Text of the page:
United States of America, Plaintiff-appellee, v. Ricky D. Gravely, Defendant-appellant, 900 F.2d 256 (4th Cir. 1990)Annotate this Case
Appeal from the United States District Court for the Southern District of West Virginia, at Charleston. Charles H. Haden, II, Chief District Judge. (CR-88-257).
Marye L. Wright, Charleston, West Va., for appellant.
Michael W. Carey, United States Attorney; Hunter P. Smith, Jr., Assistant United States Attorney, Charleston, W.V., for appellee.
Before K.K. HALL and WILKINS, Circuit Judges, and BUTZNER, Senior Circuit Judge.
Ricky David Gravely was convicted by a jury of conspiracy to distribute cocaine in violation of 21 U.S.C. § 846, and of possession and distribution of cocaine in violation of 21 U.S.C. § 841(a) (1). He appeals his conviction alleging acts of prosecutorial vindictiveness and misconduct. We find his appeal lacking in merit and affirm the district court's judgment.
The evidence presented by the government at Gravely's trial was overwhelming. There was extensive testimony from law enforcement officials concerning undercover transactions and Gravely's role in them. One of the coconspirators also testified at length pursuant to a plea agreement he entered just prior to Gravely's trial. Gravely offered little to suggest he was innocent of the charges. The jury convicted him on the three counts in which he was named.
Gravely now argues that he was the target of prosecutorial vindictiveness. His claim is quite simple. Sometime after a two count indictment was returned, Gravely and the government discussed the terms of a possible plea agreement. Negotiations proved fruitless and an agreement was never reached. Because he refused to plead guilty, Gravely asserts that the government presented its evidence to a new grand jury in order to multiply the charges against him. The result was a superseding six count indictment which charges Gravely with one additional distribution count. This is the only significant change in the two indictments that affects Gravely. According to Gravely, the government's actions show enough vindictiveness to justify dismissing the superseding indictment and overturning his conviction.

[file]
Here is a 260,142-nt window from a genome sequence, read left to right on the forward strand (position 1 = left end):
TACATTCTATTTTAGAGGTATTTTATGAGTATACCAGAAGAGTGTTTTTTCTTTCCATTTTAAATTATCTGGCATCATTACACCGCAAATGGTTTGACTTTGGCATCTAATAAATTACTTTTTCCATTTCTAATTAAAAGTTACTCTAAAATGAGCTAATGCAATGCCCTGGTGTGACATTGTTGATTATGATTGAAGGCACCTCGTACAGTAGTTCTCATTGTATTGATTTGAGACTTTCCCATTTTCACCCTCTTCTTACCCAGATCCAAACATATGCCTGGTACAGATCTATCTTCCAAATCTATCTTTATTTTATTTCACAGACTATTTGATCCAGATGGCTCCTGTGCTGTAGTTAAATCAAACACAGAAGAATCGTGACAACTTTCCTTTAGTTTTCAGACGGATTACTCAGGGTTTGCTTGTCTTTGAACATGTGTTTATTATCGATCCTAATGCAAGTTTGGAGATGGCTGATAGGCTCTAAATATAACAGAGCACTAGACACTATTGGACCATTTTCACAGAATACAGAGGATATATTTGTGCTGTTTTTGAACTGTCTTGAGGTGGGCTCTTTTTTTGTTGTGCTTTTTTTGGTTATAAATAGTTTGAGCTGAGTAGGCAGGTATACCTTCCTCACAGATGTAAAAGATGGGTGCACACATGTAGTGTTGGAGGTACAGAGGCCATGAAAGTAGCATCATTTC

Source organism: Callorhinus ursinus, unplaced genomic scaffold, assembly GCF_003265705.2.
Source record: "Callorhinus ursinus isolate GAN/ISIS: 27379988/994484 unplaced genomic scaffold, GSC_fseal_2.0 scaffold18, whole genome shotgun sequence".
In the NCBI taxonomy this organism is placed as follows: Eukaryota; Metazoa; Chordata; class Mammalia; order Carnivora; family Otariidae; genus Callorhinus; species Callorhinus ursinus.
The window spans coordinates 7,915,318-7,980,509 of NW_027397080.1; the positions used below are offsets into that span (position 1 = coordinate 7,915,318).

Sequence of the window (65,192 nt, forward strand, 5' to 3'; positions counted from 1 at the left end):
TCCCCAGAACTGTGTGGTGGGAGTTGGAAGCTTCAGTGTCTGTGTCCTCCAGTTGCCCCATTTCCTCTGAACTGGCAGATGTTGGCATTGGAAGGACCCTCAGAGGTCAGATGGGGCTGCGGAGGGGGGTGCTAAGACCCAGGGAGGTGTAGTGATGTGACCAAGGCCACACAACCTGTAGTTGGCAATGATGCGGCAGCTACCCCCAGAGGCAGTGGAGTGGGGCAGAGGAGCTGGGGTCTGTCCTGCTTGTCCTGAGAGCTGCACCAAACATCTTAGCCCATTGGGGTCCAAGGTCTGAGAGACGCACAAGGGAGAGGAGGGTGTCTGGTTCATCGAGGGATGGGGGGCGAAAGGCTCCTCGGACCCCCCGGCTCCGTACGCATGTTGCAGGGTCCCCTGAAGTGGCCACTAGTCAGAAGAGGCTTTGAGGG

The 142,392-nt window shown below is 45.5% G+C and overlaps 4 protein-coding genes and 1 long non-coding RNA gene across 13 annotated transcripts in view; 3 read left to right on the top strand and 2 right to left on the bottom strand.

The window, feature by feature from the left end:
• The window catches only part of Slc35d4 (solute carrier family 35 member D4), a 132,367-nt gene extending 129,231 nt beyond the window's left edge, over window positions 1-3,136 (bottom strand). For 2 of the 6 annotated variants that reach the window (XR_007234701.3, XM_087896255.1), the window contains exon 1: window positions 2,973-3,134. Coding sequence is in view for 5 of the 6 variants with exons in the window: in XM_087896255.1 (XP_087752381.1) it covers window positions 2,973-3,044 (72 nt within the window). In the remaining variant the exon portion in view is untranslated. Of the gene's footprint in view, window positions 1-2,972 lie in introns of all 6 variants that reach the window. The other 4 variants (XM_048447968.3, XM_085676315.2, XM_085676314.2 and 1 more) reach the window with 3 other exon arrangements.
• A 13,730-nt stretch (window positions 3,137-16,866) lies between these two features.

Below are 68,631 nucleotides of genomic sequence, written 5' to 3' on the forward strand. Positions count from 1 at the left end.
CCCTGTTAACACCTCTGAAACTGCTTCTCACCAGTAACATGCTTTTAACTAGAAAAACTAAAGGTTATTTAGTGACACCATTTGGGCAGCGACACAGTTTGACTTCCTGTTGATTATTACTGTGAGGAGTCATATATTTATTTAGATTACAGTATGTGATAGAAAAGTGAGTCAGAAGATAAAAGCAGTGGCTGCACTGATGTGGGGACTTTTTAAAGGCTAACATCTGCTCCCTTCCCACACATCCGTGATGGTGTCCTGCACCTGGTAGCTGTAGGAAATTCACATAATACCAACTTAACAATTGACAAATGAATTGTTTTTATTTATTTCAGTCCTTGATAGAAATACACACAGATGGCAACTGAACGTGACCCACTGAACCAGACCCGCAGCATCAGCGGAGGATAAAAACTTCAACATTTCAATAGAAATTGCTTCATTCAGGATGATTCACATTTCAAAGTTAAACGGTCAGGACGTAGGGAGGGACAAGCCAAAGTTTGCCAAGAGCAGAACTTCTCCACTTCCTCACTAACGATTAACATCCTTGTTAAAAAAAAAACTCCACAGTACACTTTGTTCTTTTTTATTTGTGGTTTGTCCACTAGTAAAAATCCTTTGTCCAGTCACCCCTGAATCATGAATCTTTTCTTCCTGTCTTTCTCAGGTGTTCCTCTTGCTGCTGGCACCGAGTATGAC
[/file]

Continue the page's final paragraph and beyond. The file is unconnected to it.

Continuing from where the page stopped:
Gravely's claim requires at the outset a showing of actual vindictiveness on the part of the government. See United States v. Goodwin, 457 U.S. 368, 380-85 (1982). He has failed to prove any. He insists instead that we assign to the government's actions a presumption of vindictiveness. His argument is misplaced, for no such presumption attaches to the decision by a prosecutor concerning what charges to bring against a defendant after unsuccessful plea negotiations. Bordenkircher v. Hayes, 434 U.S. 357 (1978); see also Goodwin, 457 U.S. at 384. Gravely's attack on the superseding indictment is insufficient.
After the government introduced evidence that Gravely and his coconspirator were armed when they set off to buy cocaine on one occasion, Gravely moved for a mistrial. Denial of his motion was not error. Cf. United States v. White, 875 F.2d 427, 433 (4th Cir. 1989).
Gravely also argues that a plea agreement entered into by one of his coconspirators was improperly emphasized at trial. The coconspirator provided detailed evidence of Gravely's role in the drug conspiracy. Gravely complains that statements made by the prosecutor in his closing argument as well as certain comments and an instruction given by the court all served to cast the plea agreement in too favorable a light. The coconspirator's testimony became too credible as a result.
We find in contrast that neither the court nor the prosecutor made any improper reference to the agreement. Our review of the transcript discloses no irregularities. Accordingly, we affirm the judgment of conviction.